It doesn’t help that he’s been “fighting a hook” for the past two-and-a-half months, even as he’s established himself as one of the top freshmen in the country, alongside Texas’ Scottie Scheffler and Wake Forest’s Will Zalatoris. 

“Knowing that I’ve got four guys depending on me, it gets the nerves and butterflies going,” he said. “It just shows you how big this tournament is. I don’t think any of us have slept. We just want it a lot.”

Crocker bogeyed his opening two holes, then got hot with the putter and birdied 15, eagled 17 (drained a 45-footer) and came home in 33.

“Sean is one of the most comfortable players I’ve ever had,” Zambri said. “The more important the event gets, the better he feels in that situation.” 

The only goal for the Trojans over the next two rounds is to secure one of the eight match-play spots.

Another last-place showing? Nope, not this year. 

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Perez skips Torrey, 'upset' with Ryder Cup standings

By Will GrayJanuary 24, 2018, 2:19 am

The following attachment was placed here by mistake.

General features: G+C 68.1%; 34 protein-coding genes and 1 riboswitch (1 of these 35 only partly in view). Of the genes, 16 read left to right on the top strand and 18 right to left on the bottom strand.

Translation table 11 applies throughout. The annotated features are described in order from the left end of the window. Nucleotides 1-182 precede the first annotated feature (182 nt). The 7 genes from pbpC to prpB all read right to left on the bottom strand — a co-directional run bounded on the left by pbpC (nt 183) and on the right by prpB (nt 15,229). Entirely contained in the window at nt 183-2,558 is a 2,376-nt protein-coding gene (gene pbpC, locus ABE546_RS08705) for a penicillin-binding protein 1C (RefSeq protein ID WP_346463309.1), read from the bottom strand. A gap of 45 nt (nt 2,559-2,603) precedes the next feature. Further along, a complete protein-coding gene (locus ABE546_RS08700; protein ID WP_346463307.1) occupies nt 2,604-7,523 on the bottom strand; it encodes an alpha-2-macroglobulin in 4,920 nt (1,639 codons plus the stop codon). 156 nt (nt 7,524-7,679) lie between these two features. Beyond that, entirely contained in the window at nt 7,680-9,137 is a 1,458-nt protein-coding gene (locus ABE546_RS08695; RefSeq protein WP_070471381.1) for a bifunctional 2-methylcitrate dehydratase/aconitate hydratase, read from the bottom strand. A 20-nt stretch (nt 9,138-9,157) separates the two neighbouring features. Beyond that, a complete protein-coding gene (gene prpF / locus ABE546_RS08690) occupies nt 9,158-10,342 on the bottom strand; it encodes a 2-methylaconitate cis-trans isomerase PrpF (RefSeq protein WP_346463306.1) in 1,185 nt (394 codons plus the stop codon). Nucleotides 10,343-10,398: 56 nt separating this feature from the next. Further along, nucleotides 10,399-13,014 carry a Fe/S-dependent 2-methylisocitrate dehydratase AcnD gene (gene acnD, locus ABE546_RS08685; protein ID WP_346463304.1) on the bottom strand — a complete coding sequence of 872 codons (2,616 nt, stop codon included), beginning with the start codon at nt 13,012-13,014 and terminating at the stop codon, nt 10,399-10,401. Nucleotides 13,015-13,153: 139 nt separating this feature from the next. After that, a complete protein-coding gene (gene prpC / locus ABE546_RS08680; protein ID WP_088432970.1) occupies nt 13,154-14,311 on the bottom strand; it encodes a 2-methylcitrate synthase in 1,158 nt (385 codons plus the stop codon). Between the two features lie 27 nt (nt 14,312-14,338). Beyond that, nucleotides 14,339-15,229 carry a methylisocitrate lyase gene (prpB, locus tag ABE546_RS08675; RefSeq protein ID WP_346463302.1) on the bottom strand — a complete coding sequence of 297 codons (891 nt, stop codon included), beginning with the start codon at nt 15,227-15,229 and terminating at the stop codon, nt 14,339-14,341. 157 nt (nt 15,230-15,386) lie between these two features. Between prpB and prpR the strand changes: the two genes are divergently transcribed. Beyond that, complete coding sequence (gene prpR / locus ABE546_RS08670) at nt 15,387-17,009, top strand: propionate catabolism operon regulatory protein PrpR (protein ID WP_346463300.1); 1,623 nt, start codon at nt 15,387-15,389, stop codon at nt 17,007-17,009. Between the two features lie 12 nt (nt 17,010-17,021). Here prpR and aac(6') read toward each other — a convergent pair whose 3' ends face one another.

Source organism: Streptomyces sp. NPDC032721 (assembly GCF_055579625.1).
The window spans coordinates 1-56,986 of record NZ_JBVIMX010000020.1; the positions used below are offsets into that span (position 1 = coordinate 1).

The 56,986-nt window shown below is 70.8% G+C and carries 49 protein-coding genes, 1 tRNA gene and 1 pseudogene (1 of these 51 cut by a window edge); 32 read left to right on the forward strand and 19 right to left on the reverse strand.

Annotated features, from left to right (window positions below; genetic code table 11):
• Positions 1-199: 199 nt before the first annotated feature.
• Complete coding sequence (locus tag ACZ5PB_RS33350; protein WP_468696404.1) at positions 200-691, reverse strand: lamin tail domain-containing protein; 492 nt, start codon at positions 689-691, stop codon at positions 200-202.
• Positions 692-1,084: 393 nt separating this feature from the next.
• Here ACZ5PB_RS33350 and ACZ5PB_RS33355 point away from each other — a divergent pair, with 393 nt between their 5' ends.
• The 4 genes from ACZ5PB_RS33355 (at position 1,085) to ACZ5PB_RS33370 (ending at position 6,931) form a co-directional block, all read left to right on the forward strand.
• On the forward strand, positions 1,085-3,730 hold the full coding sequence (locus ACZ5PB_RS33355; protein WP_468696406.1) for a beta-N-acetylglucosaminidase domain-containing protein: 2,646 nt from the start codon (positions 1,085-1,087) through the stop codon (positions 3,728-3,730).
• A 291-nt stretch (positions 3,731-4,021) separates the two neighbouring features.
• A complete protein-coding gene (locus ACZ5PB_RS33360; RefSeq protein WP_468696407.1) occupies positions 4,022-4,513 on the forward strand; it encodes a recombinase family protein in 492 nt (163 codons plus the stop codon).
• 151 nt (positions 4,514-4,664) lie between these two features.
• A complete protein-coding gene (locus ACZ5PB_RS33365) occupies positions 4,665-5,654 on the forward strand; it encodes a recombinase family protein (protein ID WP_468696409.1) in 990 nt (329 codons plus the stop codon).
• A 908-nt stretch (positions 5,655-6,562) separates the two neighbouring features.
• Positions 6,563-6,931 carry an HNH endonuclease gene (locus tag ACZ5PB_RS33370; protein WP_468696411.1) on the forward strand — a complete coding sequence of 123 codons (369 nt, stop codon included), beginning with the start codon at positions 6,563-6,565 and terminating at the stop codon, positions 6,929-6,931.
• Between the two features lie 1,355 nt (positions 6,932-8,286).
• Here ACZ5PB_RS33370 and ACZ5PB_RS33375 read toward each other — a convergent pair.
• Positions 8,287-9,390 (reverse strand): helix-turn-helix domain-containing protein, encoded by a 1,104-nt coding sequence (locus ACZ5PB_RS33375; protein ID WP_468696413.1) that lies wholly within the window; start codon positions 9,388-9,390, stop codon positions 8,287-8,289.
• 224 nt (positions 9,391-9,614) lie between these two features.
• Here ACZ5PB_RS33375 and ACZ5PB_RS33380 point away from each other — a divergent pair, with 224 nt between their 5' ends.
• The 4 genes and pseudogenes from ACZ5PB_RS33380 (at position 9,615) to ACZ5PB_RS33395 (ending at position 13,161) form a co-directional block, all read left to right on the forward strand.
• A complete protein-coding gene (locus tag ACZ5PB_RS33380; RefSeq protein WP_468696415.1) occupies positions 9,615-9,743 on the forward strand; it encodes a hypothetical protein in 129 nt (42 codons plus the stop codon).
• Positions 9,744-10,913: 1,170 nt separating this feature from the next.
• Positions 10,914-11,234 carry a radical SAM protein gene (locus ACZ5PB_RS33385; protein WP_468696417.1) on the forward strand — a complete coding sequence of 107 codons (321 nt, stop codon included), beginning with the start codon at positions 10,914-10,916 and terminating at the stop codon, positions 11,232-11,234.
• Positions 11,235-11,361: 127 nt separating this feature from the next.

Pat Perez is unhappy about his standing on the U.S. Ryder Cup points list, and his situation won't improve this week.

Perez won the CIMB Classic during the fall portion of this season, and he followed that with a T-5 finish at the inaugural CJ Cup. But he didn't receive any Ryder Cup points for either result because of a rule enacted by the American task force prior to the 2014 Ryder Cup which only awards points during the calendar year of the biennial matches as well as select events like majors and WGCs during the prior year.

As a result, Perez is currently 17th in the American points race - behind players like Patrick Reed, Zach Johnson, Bill Haas and James Hahn, none of whom have won a tournament since the 2016 Ryder Cup - as he looks to make a U.S. squad for the first time at age 42.